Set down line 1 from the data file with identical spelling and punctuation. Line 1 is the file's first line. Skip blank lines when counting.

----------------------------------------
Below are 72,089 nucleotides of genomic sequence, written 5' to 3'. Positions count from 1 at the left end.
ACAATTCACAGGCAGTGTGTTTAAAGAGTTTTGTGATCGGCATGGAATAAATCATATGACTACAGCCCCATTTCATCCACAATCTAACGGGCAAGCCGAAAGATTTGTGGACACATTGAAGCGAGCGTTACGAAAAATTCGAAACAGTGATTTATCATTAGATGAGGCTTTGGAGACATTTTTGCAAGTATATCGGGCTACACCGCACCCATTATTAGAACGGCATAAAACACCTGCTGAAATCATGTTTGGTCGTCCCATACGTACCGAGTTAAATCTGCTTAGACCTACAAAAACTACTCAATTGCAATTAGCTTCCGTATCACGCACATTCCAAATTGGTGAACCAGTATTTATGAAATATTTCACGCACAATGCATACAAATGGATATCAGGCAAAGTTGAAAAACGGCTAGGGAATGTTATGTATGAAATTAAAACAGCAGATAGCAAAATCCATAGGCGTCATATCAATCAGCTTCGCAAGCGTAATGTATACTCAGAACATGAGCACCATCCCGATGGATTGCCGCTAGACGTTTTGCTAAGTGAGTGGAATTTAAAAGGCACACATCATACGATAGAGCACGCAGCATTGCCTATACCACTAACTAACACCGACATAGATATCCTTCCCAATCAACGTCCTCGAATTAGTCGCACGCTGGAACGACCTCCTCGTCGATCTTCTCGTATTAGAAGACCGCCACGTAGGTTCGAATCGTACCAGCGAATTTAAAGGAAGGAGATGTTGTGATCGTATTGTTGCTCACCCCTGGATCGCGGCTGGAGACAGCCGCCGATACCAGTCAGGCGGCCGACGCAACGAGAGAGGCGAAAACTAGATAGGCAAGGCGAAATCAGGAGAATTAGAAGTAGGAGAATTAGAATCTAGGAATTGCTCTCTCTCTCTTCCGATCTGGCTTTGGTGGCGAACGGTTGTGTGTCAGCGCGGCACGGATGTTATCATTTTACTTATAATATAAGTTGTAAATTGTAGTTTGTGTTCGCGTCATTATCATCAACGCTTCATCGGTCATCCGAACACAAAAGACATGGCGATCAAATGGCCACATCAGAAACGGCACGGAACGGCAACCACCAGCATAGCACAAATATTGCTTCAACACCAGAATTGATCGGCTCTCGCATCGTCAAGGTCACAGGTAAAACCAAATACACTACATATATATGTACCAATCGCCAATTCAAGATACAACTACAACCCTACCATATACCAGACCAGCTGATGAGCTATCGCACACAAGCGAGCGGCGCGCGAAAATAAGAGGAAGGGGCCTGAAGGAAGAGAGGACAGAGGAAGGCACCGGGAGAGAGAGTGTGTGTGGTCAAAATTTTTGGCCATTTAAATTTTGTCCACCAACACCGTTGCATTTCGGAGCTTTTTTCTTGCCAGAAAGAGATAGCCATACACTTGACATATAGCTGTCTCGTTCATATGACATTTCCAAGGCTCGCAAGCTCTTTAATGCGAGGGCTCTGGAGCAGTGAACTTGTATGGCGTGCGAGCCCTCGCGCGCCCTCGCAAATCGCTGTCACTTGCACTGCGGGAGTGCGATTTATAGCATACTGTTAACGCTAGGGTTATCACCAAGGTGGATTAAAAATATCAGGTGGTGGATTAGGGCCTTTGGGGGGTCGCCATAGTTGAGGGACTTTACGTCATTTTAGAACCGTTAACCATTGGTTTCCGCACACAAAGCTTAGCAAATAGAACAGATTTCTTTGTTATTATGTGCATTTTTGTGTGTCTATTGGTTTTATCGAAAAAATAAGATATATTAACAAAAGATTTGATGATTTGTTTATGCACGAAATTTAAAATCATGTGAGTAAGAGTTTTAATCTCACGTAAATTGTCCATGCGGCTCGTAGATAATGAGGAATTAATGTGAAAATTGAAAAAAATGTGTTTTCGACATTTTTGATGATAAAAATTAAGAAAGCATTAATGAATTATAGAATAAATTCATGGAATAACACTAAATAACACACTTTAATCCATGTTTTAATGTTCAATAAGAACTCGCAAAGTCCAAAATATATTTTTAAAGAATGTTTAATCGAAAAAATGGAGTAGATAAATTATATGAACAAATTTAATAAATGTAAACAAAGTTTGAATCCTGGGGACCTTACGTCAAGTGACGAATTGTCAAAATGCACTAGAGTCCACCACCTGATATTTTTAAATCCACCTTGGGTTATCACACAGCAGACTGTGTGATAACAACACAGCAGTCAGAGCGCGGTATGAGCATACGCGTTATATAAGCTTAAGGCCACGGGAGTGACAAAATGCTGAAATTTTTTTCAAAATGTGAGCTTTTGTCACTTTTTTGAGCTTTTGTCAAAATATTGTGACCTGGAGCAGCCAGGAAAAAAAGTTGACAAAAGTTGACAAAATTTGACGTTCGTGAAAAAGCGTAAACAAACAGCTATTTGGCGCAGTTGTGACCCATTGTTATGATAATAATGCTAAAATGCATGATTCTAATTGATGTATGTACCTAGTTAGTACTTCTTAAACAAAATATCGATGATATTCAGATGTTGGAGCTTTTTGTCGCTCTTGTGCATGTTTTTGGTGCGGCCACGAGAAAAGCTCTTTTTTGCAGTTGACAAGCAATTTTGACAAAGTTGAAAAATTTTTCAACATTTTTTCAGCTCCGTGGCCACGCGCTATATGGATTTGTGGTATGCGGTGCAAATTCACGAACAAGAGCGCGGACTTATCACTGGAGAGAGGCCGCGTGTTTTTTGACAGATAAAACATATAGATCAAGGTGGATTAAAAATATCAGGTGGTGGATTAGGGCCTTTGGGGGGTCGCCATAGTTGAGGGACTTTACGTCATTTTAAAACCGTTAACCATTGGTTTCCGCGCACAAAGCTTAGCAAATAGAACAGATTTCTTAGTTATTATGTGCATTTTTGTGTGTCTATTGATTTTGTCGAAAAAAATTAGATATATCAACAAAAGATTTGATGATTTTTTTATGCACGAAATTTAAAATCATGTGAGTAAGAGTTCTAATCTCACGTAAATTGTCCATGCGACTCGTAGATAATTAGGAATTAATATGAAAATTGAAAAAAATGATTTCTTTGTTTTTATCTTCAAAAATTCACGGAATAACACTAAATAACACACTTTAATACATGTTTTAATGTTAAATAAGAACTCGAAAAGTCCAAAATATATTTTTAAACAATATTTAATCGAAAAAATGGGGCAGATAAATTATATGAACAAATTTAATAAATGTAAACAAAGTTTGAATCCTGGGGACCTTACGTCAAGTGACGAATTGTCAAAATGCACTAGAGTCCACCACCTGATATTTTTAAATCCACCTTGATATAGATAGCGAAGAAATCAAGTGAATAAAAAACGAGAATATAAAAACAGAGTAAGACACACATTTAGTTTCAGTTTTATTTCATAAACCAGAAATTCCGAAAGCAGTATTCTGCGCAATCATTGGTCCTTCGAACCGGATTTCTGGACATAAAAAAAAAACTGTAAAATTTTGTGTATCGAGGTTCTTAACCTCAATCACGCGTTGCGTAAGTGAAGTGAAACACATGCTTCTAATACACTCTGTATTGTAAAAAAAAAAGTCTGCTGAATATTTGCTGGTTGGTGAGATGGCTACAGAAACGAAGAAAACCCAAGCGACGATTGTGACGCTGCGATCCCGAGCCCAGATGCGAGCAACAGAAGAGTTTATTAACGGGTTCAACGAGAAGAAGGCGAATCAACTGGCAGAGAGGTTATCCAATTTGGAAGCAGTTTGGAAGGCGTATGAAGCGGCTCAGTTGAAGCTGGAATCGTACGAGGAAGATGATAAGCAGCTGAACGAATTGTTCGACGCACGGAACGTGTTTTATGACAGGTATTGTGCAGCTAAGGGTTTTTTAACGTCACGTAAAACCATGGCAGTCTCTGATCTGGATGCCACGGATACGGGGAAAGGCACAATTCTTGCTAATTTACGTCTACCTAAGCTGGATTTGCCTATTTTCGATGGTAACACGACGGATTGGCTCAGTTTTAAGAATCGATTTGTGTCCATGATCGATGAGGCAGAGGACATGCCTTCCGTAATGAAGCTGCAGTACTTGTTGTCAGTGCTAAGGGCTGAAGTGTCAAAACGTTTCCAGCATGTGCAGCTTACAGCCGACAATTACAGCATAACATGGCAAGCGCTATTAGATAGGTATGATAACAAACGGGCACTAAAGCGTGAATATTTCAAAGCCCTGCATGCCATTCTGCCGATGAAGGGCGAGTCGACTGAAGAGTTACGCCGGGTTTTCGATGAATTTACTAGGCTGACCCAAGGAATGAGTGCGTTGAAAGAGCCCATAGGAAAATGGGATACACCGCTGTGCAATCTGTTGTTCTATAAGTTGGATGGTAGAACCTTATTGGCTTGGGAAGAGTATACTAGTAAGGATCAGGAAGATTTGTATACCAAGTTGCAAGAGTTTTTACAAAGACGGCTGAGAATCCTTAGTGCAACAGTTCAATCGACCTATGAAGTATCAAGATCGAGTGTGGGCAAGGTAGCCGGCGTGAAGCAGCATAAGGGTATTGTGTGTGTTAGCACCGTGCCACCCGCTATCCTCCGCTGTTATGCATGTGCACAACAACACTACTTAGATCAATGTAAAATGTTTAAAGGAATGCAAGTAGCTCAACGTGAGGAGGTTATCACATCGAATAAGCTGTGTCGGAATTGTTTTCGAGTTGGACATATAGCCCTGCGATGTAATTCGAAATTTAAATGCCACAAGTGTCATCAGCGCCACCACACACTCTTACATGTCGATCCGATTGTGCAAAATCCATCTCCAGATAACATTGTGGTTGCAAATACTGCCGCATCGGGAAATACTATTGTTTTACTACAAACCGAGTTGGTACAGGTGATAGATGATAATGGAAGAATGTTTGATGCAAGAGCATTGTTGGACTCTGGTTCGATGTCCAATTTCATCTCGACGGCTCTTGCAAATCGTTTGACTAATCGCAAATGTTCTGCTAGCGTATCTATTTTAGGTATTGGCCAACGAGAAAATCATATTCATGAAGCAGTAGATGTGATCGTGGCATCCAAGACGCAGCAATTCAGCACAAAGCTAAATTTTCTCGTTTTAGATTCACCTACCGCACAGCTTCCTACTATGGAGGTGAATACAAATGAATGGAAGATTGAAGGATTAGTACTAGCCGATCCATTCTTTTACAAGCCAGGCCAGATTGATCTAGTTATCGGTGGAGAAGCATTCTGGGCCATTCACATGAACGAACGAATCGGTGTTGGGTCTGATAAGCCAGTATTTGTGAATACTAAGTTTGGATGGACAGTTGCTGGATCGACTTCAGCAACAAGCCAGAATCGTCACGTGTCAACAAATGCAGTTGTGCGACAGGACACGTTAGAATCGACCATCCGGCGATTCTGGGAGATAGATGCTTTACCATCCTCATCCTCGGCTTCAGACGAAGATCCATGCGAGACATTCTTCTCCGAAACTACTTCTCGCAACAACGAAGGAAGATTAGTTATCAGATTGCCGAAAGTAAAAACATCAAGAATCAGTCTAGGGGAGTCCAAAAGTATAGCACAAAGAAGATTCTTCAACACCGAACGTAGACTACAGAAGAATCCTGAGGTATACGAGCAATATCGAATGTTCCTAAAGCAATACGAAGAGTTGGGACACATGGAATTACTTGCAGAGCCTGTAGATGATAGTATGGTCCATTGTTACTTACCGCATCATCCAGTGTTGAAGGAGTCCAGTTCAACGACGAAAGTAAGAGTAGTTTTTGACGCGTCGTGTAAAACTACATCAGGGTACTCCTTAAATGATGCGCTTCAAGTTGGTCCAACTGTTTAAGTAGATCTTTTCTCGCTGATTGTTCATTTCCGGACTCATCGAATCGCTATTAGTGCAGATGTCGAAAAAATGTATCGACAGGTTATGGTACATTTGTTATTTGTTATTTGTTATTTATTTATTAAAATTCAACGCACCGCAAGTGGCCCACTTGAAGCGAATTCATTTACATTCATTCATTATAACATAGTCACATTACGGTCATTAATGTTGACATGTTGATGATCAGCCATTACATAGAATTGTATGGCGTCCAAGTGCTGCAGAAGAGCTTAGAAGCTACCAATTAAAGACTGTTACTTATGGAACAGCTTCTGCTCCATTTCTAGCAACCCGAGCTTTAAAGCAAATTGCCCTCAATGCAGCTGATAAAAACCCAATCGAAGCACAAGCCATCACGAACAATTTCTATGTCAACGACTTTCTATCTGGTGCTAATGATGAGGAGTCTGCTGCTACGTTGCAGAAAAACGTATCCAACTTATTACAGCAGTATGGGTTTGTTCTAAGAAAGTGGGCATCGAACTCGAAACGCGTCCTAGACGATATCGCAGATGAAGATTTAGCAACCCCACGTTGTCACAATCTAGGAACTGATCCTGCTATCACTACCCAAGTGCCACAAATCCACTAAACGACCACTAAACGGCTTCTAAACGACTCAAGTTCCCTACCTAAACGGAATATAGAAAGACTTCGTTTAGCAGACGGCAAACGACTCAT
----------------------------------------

Below are 72,089 nucleotides of genomic sequence, written 5' to 3'. Positions count from 1 at the left end.